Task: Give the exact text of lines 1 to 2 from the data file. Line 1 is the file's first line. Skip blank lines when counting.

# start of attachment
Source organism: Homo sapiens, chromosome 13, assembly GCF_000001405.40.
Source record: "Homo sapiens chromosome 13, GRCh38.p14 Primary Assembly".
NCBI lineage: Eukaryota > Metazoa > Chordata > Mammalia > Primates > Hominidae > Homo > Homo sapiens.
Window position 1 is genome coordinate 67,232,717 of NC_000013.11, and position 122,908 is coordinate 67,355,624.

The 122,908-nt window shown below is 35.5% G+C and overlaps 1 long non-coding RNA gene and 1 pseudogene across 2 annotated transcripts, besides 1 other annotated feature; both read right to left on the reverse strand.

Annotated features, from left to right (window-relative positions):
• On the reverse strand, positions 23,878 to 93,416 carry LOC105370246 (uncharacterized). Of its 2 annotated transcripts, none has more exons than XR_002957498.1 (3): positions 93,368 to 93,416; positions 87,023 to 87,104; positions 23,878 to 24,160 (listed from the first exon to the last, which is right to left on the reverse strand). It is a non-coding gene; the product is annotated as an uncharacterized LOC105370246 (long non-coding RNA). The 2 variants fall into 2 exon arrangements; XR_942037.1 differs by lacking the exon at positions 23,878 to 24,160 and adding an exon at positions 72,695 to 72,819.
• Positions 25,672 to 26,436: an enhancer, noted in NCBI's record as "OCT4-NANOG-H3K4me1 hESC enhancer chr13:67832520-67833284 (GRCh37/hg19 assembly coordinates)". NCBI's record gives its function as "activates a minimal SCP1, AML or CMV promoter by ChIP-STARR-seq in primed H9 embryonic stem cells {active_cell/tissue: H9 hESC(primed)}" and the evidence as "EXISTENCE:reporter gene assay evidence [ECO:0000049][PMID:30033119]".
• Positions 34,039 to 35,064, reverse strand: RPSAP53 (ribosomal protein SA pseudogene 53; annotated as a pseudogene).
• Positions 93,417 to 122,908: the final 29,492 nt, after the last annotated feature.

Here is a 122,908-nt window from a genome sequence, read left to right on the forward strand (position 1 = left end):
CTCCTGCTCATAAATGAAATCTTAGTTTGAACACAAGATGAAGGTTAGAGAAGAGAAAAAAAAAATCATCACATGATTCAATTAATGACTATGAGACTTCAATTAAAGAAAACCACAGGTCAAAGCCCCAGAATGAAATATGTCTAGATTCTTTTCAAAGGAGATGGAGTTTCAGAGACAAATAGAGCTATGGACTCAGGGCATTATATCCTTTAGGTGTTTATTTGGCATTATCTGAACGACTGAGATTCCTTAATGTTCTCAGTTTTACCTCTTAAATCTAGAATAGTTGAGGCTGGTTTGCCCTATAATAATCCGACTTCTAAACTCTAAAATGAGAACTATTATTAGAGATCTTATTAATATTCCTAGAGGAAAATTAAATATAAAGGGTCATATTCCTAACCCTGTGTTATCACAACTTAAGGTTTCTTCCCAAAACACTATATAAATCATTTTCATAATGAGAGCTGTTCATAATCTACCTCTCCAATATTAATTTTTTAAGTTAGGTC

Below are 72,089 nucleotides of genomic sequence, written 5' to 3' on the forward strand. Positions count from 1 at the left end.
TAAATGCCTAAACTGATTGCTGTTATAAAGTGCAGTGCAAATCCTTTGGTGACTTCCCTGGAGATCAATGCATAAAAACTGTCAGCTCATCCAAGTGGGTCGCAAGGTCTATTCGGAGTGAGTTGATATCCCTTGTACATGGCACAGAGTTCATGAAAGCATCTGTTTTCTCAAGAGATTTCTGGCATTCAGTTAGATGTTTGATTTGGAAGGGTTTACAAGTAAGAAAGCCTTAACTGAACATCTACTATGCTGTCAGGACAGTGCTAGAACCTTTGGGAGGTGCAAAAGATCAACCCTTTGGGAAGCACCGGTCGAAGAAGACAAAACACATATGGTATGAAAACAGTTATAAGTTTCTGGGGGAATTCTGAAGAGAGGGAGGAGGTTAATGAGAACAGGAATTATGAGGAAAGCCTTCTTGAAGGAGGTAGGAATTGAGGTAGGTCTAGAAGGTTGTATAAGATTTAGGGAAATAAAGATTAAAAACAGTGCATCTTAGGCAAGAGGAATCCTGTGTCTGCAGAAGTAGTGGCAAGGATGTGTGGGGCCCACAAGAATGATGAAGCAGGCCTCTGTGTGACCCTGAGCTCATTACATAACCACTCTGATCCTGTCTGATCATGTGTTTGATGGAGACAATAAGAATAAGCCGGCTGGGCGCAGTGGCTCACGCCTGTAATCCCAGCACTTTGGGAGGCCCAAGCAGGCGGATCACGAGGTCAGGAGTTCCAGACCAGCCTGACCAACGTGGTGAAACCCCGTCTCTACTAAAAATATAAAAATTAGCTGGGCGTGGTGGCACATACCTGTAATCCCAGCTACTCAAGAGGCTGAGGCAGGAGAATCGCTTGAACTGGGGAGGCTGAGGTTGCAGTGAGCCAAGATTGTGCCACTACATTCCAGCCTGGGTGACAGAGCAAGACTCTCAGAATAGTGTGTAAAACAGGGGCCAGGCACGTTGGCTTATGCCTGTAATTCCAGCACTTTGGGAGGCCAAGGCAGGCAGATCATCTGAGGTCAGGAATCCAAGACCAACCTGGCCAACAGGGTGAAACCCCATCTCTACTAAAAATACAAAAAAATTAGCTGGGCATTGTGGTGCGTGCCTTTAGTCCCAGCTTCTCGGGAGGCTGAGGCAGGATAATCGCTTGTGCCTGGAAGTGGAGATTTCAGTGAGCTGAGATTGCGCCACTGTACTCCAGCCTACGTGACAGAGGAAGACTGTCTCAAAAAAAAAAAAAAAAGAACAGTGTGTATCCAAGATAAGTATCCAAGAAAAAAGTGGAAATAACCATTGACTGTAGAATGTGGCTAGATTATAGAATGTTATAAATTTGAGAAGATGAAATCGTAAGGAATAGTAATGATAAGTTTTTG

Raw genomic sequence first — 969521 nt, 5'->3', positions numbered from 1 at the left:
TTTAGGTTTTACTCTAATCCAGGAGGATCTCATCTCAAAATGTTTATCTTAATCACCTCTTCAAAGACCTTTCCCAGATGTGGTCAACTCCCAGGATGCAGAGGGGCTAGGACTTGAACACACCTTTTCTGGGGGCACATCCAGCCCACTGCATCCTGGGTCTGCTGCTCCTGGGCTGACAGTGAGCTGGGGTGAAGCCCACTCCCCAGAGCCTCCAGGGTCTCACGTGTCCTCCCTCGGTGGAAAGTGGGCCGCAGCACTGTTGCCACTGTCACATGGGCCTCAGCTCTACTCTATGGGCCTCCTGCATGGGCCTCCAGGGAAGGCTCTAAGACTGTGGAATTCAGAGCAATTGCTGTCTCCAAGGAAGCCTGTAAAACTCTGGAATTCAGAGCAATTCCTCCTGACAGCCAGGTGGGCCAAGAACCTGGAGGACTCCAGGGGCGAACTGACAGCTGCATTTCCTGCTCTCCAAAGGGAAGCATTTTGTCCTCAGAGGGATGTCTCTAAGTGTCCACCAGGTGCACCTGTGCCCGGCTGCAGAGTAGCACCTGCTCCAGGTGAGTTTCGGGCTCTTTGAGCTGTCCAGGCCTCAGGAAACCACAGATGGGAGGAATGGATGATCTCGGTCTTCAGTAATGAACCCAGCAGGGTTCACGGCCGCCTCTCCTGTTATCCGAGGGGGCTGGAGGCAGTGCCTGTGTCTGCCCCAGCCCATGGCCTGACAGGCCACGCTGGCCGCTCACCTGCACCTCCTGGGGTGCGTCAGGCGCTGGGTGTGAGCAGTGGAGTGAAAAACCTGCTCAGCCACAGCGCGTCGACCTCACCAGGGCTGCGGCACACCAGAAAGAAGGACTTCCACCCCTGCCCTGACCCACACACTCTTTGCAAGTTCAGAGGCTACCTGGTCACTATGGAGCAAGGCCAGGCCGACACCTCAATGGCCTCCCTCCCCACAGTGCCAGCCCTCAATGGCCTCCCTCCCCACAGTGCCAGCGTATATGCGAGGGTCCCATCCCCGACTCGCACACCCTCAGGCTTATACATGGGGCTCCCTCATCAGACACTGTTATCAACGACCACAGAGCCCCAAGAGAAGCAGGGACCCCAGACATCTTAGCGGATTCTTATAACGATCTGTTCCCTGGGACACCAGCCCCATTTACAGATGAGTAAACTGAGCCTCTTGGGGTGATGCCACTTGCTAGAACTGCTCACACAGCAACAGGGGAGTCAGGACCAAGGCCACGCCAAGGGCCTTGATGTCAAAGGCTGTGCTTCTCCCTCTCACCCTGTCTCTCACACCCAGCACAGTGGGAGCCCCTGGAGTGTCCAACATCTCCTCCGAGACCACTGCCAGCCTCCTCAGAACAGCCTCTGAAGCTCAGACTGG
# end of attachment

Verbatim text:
Source organism: Homo sapiens, chromosome 13, assembly GCF_000001405.40.
Source record: "Homo sapiens chromosome 13, GRCh38.p14 Primary Assembly".